While the short answer might be a combination of yes, maybe, and no, this points to the conundrum when discussing SSDs in a monolithic sense. The differing needs of consumer-, business-, and enterprise-class SSDs are just one area of differentiation. Their differing configurations and uses are other ways in which the concept of SSD life can be difficult to pin down without breaking things down to qualifiers of class and use.
The reality is that this is really a false pursuit under almost every circumstance, as lifespans of SSDs have often been inaccurately framed and misunderstood. The Tech Report endurance project tests performed in 2014 can provide a useful baseline for a truth about lifespan, as well as context about what that means to actual users.
The project tested the durability of six different SSDs for more than a year. Four of the six reached data writes between 728 terabytes and 1.2 petabytes, which far exceeded the specified lifespan of the drives. The other two went well past 2 petabytes of write data. What does that mean in terms of lifespan?
What’s in a Life?
It’s true that SSD life is finite, due to a limited number of write cycles (i.e. the number of times a piece of data can be stored to it). The latest-generation SSDs are robust enough for anything that most users could throw at them over the course of a reasonable lifespan.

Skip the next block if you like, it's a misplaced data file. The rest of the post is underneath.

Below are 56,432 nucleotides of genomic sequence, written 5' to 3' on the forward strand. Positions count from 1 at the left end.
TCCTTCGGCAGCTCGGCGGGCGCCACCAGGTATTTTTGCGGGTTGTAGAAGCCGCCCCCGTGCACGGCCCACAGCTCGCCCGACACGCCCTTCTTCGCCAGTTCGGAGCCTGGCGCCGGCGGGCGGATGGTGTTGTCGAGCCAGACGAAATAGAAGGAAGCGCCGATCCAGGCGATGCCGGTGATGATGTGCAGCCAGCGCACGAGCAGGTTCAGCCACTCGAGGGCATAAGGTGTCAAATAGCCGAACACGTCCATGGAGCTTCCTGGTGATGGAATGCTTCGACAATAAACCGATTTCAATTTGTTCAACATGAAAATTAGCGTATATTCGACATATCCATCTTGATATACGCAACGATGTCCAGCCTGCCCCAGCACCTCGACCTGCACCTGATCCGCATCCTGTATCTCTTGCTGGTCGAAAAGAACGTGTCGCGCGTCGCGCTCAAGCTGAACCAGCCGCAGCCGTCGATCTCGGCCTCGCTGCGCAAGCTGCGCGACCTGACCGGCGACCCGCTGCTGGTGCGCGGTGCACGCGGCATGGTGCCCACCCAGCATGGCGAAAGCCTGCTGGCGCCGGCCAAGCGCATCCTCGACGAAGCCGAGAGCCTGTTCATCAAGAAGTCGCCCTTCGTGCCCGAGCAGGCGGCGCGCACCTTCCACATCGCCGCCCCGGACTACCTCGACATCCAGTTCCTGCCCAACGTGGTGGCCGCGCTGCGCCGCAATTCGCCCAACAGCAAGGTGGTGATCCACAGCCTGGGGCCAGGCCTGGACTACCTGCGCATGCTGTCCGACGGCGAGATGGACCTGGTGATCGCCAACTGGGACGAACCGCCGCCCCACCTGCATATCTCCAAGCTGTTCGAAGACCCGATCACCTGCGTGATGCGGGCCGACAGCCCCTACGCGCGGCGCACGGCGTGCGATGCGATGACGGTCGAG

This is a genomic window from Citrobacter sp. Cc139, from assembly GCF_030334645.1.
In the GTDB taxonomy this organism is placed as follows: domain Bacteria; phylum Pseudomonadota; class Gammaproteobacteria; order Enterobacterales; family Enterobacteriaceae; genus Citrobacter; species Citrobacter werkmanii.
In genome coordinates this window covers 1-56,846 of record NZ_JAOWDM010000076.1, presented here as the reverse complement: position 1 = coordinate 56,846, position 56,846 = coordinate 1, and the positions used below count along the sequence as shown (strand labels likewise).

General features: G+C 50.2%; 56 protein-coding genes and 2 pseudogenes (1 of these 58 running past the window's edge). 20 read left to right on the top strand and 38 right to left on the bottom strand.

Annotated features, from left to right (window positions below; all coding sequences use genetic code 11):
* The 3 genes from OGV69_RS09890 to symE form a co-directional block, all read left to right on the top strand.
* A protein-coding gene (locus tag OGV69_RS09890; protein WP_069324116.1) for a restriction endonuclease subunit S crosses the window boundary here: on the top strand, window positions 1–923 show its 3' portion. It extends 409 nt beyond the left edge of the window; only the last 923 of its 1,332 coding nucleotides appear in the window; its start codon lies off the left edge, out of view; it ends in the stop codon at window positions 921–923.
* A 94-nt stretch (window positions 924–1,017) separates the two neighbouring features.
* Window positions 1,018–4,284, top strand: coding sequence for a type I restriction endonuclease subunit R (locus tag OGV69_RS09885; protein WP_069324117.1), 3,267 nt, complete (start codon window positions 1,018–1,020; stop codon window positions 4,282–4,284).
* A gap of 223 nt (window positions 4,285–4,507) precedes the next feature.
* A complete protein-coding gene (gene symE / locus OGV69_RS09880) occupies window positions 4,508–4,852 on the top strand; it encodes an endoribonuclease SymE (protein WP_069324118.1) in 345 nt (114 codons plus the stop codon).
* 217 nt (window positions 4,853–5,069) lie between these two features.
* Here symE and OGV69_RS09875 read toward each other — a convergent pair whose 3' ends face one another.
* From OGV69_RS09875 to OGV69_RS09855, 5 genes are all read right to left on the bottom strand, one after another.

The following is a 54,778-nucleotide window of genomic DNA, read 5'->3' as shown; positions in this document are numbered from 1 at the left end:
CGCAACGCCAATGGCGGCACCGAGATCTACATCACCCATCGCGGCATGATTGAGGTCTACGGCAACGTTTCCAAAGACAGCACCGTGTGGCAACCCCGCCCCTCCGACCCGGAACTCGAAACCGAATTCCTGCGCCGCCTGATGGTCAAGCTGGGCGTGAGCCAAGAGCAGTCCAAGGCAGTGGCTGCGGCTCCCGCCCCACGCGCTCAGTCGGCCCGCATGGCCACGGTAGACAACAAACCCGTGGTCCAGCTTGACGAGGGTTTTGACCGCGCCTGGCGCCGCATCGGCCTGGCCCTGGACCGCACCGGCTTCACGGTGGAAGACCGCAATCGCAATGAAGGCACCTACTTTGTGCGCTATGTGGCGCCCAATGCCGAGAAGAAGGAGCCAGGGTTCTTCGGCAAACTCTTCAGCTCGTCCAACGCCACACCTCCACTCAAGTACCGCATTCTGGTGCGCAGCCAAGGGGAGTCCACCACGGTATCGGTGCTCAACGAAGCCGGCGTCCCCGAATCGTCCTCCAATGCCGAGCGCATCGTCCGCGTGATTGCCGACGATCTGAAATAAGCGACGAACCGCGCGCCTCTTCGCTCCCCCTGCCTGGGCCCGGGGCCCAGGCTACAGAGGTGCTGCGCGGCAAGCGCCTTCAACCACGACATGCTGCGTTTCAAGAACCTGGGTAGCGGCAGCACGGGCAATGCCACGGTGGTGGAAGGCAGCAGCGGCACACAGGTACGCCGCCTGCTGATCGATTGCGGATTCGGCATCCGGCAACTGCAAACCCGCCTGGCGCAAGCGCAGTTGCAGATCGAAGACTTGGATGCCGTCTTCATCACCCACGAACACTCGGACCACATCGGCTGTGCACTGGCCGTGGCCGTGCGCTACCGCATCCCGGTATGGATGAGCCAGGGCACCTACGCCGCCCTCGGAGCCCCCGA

SSDs usually come with a three- to five-year warranty, with an expectation that users will write 20 gigabytes to 40 gigabytes per day in data. In the case of the Tech Report project, that means reaching the 700-terabyte range would require writing 40 gigabytes every day for 17,500 days, or just shy of 50 years.
Manufacturers have always hedged their bets when it has come to expected product life, and SSDs are no different. While the three- to five-year general-warranty period for most SSDs hasn’t changed in the last year, there are some outliers that venture into the 10-year range, but that misses the point.
The crux of it all is that, in very general terms, SSDs for consumers and businesses that use them in laptops and desktops already exceed the general upgrading lifespan of the devices into which they are placed. An important reality is that technology evolution will always find new avenues that make today’s standard or even emerging devices obsolete within a decade.
HDD versus SSD Life
Unlike HDDs that write their data to the earliest free block, an SSD uses a technique called “wear leveling” in order to ensure that each memory block is used before the cycle begins again at the first block. Unless you’re writing tens of gigabytes of data a day every day for several years, you won’t get close to the limit on write cycles. Even reaching that point, the memory would become read-only, so the data would still be accessible.
The reason that HDDs have continued to have such a stranglehold on the market has been historically due to their greater capacity and cheaper price than SSDs. With those in the rearview mirror, SSD life has also become a moot point in most regards.
Ultimately SSDs can last for much longer than a decade, depending on usage patterns and with proper care. Let it suffice to say that SSDs will likely continue to improve on every front as they gain greater market saturation for businesses and enterprises.